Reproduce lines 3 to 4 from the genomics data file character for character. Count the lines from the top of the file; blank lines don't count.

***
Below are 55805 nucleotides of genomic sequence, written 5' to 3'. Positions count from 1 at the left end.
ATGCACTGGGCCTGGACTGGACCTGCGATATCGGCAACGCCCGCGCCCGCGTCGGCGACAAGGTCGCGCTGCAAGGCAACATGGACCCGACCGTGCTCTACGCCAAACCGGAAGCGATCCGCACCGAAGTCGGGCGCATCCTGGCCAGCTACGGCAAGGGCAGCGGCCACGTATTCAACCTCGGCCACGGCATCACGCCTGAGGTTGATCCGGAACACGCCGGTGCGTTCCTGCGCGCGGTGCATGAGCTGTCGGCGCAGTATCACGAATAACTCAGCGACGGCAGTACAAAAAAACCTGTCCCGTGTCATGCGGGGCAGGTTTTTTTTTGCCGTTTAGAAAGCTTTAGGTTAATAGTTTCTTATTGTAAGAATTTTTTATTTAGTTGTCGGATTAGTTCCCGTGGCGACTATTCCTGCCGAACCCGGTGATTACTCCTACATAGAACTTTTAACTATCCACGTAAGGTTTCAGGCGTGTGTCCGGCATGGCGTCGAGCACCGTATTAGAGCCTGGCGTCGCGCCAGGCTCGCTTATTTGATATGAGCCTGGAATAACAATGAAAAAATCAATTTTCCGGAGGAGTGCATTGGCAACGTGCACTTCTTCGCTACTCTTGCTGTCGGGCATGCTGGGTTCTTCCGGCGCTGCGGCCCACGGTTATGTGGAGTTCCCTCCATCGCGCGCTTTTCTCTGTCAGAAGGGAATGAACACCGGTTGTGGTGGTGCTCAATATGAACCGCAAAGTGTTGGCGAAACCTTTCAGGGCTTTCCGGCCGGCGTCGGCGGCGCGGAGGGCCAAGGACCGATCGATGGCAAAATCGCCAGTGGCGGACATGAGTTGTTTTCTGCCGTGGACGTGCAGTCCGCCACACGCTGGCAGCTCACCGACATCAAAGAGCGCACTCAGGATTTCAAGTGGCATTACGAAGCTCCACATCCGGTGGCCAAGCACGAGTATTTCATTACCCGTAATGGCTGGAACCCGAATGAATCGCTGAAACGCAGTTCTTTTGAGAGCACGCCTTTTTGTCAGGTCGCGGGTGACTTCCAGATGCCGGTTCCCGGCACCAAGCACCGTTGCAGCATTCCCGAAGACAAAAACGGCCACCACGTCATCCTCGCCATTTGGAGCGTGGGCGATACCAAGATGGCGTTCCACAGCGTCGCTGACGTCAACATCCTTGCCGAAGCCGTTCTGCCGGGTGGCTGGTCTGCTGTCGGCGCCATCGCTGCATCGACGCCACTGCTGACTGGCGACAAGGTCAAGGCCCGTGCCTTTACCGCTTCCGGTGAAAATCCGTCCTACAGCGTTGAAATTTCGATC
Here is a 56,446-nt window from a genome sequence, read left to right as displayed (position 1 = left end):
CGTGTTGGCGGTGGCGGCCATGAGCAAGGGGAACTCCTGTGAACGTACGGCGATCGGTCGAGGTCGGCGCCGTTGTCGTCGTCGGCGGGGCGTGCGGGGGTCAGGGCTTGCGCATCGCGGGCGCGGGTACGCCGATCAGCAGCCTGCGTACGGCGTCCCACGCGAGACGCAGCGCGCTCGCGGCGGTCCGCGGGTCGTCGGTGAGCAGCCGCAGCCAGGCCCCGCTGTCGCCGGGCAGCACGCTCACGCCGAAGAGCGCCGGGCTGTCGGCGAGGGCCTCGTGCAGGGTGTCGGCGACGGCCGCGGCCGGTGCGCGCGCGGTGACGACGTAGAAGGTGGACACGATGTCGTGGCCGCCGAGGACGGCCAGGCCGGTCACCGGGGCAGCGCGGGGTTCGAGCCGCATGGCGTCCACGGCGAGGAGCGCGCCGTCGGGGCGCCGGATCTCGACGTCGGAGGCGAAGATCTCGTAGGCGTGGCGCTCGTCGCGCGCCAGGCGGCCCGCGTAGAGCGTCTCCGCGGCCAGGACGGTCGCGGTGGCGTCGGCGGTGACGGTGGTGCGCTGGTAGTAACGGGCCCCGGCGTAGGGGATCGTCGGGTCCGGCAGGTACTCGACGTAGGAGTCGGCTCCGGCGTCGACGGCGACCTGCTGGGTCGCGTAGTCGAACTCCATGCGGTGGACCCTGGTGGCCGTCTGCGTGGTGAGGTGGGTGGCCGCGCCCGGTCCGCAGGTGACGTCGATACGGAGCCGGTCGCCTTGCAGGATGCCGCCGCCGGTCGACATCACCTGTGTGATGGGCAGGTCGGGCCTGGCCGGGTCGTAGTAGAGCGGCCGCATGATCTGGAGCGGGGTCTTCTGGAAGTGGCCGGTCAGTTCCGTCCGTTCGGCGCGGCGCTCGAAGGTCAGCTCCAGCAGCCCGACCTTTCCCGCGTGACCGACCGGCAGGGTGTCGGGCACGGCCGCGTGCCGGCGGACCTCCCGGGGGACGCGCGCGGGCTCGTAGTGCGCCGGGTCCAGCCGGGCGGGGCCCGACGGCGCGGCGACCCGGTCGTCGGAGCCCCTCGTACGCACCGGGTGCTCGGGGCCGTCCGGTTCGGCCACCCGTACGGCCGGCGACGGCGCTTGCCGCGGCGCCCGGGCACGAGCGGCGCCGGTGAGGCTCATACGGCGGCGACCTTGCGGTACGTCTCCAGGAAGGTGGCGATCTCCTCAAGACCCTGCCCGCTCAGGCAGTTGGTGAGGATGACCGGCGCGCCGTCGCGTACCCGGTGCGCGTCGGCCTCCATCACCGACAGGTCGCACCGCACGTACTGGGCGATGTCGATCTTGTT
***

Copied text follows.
Here is a 56,446-nt window from a genome sequence, read left to right as displayed (position 1 = left end):
CGTGTTGGCGGTGGCGGCCATGAGCAAGGGGAACTCCTGTGAACGTACGGCGATCGGTCGAGGTCGGCGCCGTTGTCGTCGTCGGCGGGGCGTGCGGGGGTCAGGGCTTGCGCATCGCGGGCGCGGGTACGCCGATCAGCAGCCTGCGTACGGCGTCCCACGCGAGACGCAGCGCGCTCGCGGCGGTCCGCGGGTCGTCGGTGAGCAGCCGCAGCCAGGCCCCGCTGTCGCCGGGCAGCACGCTCACGCCGAAGAGCGCCGGGCTGTCGGCGAGGGCCTCGTGCAGGGTGTCGGCGACGGCCGCGGCCGGTGCGCGCGCGGTGACGACGTAGAAGGTGGACACGATGTCGTGGCCGCCGAGGACGGCCAGGCCGGTCACCGGGGCAGCGCGGGGTTCGAGCCGCATGGCGTCCACGGCGAGGAGCGCGCCGTCGGGGCGCCGGATCTCGACGTCGGAGGCGAAGATCTCGTAGGCGTGGCGCTCGTCGCGCGCCAGGCGGCCCGCGTAGAGCGTCTCCGCGGCCAGGACGGTCGCGGTGGCGTCGGCGGTGACGGTGGTGCGCTGGTAGTAACGGGCCCCGGCGTAGGGGATCGTCGGGTCCGGCAGGTACTCGACGTAGGAGTCGGCTCCGGCGTCGACGGCGACCTGCTGGGTCGCGTAGTCGAACTCCATGCGGTGGACCCTGGTGGCCGTCTGCGTGGTGAGGTGGGTGGCCGCGCCCGGTCCGCAGGTGACGTCGATACGGAGCCGGTCGCCTTGCAGGATGCCGCCGCCGGTCGACATCACCTGTGTGATGGGCAGGTCGGGCCTGGCCGGGTCGTAGTAGAGCGGCCGCATGATCTGGAGCGGGGTCTTCTGGAAGTGGCCGGTCAGTTCCGTCCGTTCGGCGCGGCGCTCGAAGGTCAGCTCCAGCAGCCCGACCTTTCCCGCGTGACCGACCGGCAGGGTGTCGGGCACGGCCGCGTGCCGGCGGACCTCCCGGGGGACGCGCGCGGGCTCGTAGTGCGCCGGGTCCAGCCGGGCGGGGCCCGACGGCGCGGCGACCCGGTCGTCGGAGCCCCTCGTACGCACCGGGTGCTCGGGGCCGTCCGGTTCGGCCACCCGTACGGCCGGCGACGGCGCTTGCCGCGGCGCCCGGGCACGAGCGGCGCCGGTGAGGCTCATACGGCGGCGACCTTGCGGTACGTCTCCAGGAAGGTGGCGATCTCCTCAAGACCCTGCCCGCTCAGGCAGTTGGTGAGGATGACCGGCGCGCCGTCGCGTACCCGGTGCGCGTCGGCCTCCATCACCGACAGGTCGCACCGCACGTACTGGGCGATGTCGATCTTGTT